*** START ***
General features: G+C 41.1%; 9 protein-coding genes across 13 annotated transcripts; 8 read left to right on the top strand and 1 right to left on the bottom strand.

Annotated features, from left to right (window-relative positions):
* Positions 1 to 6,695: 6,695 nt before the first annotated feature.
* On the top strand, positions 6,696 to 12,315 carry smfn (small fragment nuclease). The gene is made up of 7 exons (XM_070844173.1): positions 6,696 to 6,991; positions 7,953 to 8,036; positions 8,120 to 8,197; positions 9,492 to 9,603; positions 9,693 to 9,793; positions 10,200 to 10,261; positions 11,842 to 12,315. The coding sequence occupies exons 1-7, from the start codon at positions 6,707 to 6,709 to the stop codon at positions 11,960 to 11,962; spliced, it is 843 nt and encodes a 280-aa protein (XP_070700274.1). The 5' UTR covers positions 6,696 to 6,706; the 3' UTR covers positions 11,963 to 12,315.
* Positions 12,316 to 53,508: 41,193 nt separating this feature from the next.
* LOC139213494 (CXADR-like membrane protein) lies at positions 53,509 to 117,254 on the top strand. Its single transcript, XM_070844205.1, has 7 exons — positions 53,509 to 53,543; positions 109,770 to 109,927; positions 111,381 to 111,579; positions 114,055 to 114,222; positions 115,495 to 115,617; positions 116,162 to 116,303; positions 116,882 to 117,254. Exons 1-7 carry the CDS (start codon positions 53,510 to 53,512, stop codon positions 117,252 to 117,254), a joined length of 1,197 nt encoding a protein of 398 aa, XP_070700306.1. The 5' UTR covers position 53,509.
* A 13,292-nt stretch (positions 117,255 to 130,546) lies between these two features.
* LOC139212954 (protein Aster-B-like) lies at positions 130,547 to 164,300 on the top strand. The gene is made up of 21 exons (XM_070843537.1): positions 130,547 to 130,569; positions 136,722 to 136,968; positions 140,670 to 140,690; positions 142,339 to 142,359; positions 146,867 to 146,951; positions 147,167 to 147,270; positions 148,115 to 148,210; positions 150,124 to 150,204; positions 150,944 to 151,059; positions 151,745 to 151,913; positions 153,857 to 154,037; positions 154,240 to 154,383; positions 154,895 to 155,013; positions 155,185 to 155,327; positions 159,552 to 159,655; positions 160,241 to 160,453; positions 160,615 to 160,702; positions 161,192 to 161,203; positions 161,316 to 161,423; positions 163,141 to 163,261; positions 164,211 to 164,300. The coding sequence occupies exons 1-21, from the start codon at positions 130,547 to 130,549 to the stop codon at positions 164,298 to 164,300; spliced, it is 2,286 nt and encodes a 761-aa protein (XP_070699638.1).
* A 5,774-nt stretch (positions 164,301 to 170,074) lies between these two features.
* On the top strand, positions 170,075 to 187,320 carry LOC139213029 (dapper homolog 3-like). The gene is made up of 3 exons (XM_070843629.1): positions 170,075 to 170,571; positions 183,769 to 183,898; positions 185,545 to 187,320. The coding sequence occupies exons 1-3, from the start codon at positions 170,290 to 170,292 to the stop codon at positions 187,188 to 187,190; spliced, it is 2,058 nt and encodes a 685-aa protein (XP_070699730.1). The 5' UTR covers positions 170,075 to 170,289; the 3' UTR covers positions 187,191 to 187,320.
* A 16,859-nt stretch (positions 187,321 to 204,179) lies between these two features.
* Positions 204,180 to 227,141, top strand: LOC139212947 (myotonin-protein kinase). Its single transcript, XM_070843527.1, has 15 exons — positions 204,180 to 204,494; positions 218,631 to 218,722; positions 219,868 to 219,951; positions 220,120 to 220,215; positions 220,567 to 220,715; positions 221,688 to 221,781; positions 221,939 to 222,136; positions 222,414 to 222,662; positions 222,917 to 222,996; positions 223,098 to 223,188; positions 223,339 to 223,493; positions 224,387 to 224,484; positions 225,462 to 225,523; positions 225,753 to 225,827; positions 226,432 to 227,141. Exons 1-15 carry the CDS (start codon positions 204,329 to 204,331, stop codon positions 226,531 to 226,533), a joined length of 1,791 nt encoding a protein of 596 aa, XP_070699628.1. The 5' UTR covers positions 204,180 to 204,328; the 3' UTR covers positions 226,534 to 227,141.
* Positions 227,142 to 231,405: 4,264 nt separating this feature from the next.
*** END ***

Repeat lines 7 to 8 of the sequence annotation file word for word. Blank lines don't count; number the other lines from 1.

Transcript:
* A 13,292-nt stretch (positions 117,255 to 130,546) lies between these two features.
* LOC139212954 (protein Aster-B-like) lies at positions 130,547 to 164,300 on the top strand. The gene is made up of 21 exons (XM_070843537.1): positions 130,547 to 130,569; positions 136,722 to 136,968; positions 140,670 to 140,690; positions 142,339 to 142,359; positions 146,867 to 146,951; positions 147,167 to 147,270; positions 148,115 to 148,210; positions 150,124 to 150,204; positions 150,944 to 151,059; positions 151,745 to 151,913; positions 153,857 to 154,037; positions 154,240 to 154,383; positions 154,895 to 155,013; positions 155,185 to 155,327; positions 159,552 to 159,655; positions 160,241 to 160,453; positions 160,615 to 160,702; positions 161,192 to 161,203; positions 161,316 to 161,423; positions 163,141 to 163,261; positions 164,211 to 164,300. The coding sequence occupies exons 1-21, from the start codon at positions 130,547 to 130,549 to the stop codon at positions 164,298 to 164,300; spliced, it is 2,286 nt and encodes a 761-aa protein (XP_070699638.1).